4. Muniyandi M, Thomas BE, Karikalan N. Association of tuberculosis with household catastrophic expenditure in South India. JAMA Netw Open 2020; 3(2):e1920973. doi: 10.1001/jamanetworkopen.2019.20973 [Crossref] [ Google Scholar]
  5. Chandra A, Kumar R, Kant S, Krishnan A. Costs of TB care incurred by adult patients with newly diagnosed drug-sensitive TB in Ballabgarh block in northern India. Trans R Soc Trop Med Hyg 2022; 116(1):63-69. doi: 10.1093/trstmh/trab060 [Crossref] [ Google Scholar]
  6. Fuady A, Houweling TAJ, Richardus JH. COVID-19 and tuberculosis-related catastrophic costs. Am J Trop Med Hyg 2020; 104(2):436-440. doi: 10.4269/ajtmh.20-1125 [Crossref] [ Google Scholar]
  7. Lönnroth K, Castro KG, Chakaya JM. Tuberculosis control and elimination 2010-50: cure, care, and social development. Lancet 2010; 375(9728):1814-1829. doi: 10.1016/s0140-6736(10)60483-7 [Crossref] [ Google Scholar]
  8. Wingfield T, Boccia D, Tovar M. Defining catastrophic costs and comparing their importance for adverse tuberculosis outcome with multi-drug resistance: a prospective cohort study, Peru. PLoS Med 2014; 11(7):e1001675. doi: 10.1371/journal.pmed.1001675 [Crossref] [ Google Scholar]
  9. Fuady A, Houweling TAJ, Mansyur M, Burhan E, Richardus JH. Catastrophic costs due to tuberculosis worsen treatment outcomes: a prospective cohort study in Indonesia. Trans R Soc Trop Med Hyg 2020; 114(9):666-673. doi: 10.1093/trstmh/traa038 [Crossref] [ Google Scholar]
  10. Wingfield T, Tovar MA, Huff D. A randomized controlled study of socioeconomic support to enhance tuberculosis prevention and treatment, Peru. Bull World Health Organ 2017; 95(4):270-280. doi: 10.2471/blt.16.170167 [Crossref] [ Google Scholar]
  11. Ciobanu A, Domente L, Soltan V. Do incentives improve tuberculosis treatment outcomes in the Republic of Moldova?. Public Health Action 2014; 4(Suppl 2):S59-63. doi: 10.5588/pha.14.0047 [Crossref] [ Google Scholar]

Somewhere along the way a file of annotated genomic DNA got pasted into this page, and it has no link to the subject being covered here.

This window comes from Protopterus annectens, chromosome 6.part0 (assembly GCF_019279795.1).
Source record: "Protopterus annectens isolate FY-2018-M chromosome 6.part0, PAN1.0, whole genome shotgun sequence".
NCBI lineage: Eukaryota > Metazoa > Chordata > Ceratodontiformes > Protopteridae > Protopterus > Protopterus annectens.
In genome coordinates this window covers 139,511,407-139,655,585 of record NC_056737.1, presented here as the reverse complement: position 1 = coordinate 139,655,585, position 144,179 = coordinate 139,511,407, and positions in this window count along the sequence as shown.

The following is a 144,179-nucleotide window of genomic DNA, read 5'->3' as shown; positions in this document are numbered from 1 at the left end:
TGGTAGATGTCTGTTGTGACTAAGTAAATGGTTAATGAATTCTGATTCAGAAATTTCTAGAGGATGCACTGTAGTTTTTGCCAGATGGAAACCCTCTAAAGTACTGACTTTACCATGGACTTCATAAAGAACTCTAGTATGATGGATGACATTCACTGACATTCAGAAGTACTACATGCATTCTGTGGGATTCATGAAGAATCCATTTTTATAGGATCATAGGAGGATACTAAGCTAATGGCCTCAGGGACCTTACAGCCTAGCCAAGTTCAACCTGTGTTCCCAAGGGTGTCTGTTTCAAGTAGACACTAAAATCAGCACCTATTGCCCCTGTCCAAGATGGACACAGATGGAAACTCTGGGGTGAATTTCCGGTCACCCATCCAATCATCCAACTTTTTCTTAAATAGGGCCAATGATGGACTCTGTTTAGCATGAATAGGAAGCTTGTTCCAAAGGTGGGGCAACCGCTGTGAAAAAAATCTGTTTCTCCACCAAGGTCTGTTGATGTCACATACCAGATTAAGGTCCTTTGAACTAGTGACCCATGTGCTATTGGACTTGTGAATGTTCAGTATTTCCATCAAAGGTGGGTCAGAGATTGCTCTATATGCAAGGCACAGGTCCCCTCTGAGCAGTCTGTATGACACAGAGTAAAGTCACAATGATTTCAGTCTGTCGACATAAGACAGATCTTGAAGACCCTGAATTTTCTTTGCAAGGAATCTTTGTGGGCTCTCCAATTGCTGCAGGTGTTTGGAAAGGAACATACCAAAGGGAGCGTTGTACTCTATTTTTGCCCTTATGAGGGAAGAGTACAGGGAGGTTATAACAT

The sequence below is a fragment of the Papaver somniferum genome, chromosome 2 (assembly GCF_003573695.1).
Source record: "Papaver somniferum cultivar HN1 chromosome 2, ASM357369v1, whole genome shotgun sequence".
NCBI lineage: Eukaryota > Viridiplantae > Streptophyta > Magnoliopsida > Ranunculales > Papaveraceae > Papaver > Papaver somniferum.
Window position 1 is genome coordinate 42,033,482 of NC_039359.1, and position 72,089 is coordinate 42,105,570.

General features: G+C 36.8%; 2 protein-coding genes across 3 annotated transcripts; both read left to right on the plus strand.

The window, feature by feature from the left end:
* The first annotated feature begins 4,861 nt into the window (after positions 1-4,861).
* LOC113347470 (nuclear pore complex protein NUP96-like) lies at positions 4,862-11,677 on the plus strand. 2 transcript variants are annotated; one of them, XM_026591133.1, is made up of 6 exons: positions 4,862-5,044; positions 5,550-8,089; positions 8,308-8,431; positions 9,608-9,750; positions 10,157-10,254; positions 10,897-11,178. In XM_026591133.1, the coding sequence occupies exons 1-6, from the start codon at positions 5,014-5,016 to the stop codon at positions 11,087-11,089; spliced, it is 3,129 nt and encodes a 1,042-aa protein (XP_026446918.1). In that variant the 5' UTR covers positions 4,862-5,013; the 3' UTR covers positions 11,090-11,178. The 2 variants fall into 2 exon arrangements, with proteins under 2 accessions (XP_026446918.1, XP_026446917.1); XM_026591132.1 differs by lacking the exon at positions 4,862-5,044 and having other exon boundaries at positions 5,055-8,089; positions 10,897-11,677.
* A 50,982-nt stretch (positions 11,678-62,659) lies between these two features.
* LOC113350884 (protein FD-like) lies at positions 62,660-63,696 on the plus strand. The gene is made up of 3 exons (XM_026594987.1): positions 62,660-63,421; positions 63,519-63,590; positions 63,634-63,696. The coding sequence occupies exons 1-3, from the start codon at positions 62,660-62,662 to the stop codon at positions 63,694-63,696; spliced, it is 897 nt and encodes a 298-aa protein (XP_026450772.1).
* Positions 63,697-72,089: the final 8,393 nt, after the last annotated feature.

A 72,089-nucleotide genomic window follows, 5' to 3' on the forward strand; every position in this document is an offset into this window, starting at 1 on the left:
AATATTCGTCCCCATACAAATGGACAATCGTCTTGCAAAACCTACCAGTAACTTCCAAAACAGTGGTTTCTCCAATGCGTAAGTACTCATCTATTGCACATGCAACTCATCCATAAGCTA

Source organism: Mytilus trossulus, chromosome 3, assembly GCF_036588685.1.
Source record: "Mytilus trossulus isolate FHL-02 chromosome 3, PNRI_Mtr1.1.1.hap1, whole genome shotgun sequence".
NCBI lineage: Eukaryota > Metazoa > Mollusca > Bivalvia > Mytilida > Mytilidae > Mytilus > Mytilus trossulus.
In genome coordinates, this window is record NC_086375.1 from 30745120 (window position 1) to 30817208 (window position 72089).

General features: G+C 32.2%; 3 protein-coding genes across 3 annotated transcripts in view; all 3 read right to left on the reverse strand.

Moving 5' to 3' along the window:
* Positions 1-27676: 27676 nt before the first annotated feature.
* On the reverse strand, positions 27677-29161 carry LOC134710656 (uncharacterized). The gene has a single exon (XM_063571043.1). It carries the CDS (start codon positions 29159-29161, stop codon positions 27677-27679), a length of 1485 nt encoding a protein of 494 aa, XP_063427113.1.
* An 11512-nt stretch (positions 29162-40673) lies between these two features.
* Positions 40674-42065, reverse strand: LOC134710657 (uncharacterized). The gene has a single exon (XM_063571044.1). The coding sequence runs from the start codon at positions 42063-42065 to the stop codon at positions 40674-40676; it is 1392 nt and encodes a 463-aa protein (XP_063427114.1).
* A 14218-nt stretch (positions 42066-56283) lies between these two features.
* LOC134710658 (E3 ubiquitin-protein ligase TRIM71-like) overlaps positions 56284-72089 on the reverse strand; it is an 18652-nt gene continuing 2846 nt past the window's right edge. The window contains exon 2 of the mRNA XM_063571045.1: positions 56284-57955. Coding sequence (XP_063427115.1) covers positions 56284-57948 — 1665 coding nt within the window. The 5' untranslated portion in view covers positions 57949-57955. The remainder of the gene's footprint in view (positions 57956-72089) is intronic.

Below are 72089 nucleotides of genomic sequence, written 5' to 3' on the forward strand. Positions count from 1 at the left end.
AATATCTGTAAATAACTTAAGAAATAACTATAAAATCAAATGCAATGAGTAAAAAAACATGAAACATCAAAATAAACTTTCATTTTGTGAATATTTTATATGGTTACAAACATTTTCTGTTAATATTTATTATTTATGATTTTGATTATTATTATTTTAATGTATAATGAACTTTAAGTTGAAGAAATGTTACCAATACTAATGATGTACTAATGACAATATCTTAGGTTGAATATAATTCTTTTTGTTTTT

12. Lutge E, Lewin S, Volmink J, Friedman I, Lombard C. Economic support to improve tuberculosis treatment outcomes in South Africa: a pragmatic cluster-randomized controlled trial. Trials 2013; 14:154. doi: 10.1186/1745-6215-14-154 [Crossref] [ Google Scholar]
  13. Carter DJ, Daniel R, Torrens AW. The impact of a cash transfer programme on tuberculosis treatment success rate: a quasi-experimental study in Brazil. BMJ Glob Health 2019; 4(1):e001029. doi: 10.1136/bmjgh-2018-001029 [Crossref] [ Google Scholar]
  14. Dave JD, Rupani MP. Does direct benefit transfer improve outcomes among people with tuberculosis? - A mixed-methods study on the need for a review of the cash transfer policy in India. Int J Health Policy Manag 2022; 11(11):2552-2562. doi: 10.34172/ijhpm.2022.5784 [Crossref] [ Google Scholar]
  15. Boccia D, Pedrazzoli D, Wingfield T. Towards cash transfer interventions for tuberculosis prevention, care and control: key operational challenges and research priorities. BMC Infect Dis 2016; 16:307. doi: 10.1186/s12879-016-1529-8 [Crossref] [ Google Scholar]
  16. Timire C, Ngwenya M, Chirenda J. Catastrophic costs among tuberculosis-affected households in Zimbabwe: a national health facility-based survey. Trop Med Int Health 2021; 26(10):1248-1255. doi: 10.1111/tmi.13647 [Crossref] [ Google Scholar]
  17. Ministry of Rural Development. National Social Assistance Program.
  18. Kaushal N. How public pension affects elderly labor supply and well-being: evidence from India. World Dev 2014; 56:214-225. doi: 10.1016/j.worlddev.2013.10.029 [Crossref] [ Google Scholar]
  19. Asri V. Targeting of social transfers: are India’s poor older people left behind?. World Dev 2019; 115:46-63. doi: 10.1016/j.worlddev.2018.11.001 [Crossref] [ Google Scholar]
  20. Goswami AK, Ramadass S, Kalaivani M, Nongkynrih B, Kant S, Gupta SK. Awareness and utilization of social welfare schemes by elderly persons residing in an urban resettlement colony of Delhi. J Family Med Prim Care 2019; 8(3):960-965. doi: 10.4103/jfmpc.jfmpc_28_19 [Crossref] [ Google Scholar]
  21. Fuady A, Houweling TAJ, Mansyur M, Burhan E, Richardus JH. Effect of financial support on reducing the incidence of catastrophic costs among tuberculosis-affected households in Indonesia: eight simulated scenarios. Infect Dis Poverty 2019; 8(1):10. doi: 10.1186/s40249-019-0519-7 [Crossref] [ Google Scholar]
  22. Mobarak AM. Assessing social aid: the scale-up process needs evidence, too. Nature 2022; 609(7929):892-894. doi: 10.1038/d41586-022-03039-2 [Crossref] [ Google Scholar]
  23. Rudgard WE, Evans CA, Sweeney S. Comparison of two cash transfer strategies to prevent catastrophic costs for poor tuberculosis-affected households in low- and middle-income countries: an economic modelling study. PLoS Med 2017; 14(11):e1002418. doi: 10.1371/journal.pmed.1002418 [Crossref] [ Google Scholar]